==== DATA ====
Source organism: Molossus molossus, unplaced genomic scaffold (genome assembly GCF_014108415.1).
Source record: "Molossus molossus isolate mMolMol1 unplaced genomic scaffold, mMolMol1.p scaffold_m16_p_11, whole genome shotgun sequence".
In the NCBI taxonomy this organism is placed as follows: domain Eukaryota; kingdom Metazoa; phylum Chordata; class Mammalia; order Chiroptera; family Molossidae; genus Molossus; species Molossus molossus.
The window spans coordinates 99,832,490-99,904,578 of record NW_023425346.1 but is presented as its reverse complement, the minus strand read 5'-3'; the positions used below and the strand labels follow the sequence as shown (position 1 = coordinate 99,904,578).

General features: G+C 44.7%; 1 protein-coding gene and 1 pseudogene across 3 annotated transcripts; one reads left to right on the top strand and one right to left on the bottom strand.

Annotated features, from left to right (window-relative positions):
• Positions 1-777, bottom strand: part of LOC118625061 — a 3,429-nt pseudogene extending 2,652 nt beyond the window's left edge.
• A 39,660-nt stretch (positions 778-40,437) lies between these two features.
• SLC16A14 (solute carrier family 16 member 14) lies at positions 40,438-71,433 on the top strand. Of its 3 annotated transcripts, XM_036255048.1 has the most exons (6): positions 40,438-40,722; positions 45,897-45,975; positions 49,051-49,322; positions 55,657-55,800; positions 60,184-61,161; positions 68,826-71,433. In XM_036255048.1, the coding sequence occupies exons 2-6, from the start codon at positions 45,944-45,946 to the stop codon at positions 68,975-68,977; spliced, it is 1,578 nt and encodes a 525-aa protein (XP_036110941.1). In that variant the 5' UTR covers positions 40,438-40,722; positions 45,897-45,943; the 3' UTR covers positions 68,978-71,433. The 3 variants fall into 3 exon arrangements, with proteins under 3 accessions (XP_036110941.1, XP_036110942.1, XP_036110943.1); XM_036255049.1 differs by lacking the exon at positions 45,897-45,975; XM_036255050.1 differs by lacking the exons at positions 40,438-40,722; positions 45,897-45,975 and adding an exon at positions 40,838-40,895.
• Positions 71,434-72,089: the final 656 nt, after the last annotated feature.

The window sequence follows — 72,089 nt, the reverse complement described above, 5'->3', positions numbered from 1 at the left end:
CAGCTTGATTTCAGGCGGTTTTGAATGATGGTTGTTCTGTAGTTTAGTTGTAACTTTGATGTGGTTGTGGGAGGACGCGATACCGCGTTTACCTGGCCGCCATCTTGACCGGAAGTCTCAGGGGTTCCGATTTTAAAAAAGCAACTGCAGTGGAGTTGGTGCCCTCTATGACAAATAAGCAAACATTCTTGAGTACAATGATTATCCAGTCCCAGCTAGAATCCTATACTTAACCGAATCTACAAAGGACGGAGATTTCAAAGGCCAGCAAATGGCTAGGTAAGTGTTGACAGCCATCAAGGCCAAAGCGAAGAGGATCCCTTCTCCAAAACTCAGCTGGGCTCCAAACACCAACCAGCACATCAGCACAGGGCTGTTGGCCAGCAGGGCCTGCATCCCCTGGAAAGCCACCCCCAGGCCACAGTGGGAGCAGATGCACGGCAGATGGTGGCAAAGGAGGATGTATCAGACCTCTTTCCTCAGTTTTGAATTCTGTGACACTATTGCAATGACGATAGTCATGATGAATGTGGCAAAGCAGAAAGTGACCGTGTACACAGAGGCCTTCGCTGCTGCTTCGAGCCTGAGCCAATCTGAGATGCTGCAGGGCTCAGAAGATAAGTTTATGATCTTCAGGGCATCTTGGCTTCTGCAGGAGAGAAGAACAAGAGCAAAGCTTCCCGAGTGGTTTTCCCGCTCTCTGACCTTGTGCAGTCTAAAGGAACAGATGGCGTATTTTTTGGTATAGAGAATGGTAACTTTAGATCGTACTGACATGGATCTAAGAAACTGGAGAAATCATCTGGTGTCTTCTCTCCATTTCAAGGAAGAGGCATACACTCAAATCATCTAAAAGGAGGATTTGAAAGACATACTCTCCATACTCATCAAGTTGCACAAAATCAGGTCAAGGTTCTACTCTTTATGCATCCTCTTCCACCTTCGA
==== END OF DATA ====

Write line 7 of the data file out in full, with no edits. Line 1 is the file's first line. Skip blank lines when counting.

• Positions 1-777, bottom strand: part of LOC118625061 — a 3,429-nt pseudogene extending 2,652 nt beyond the window's left edge.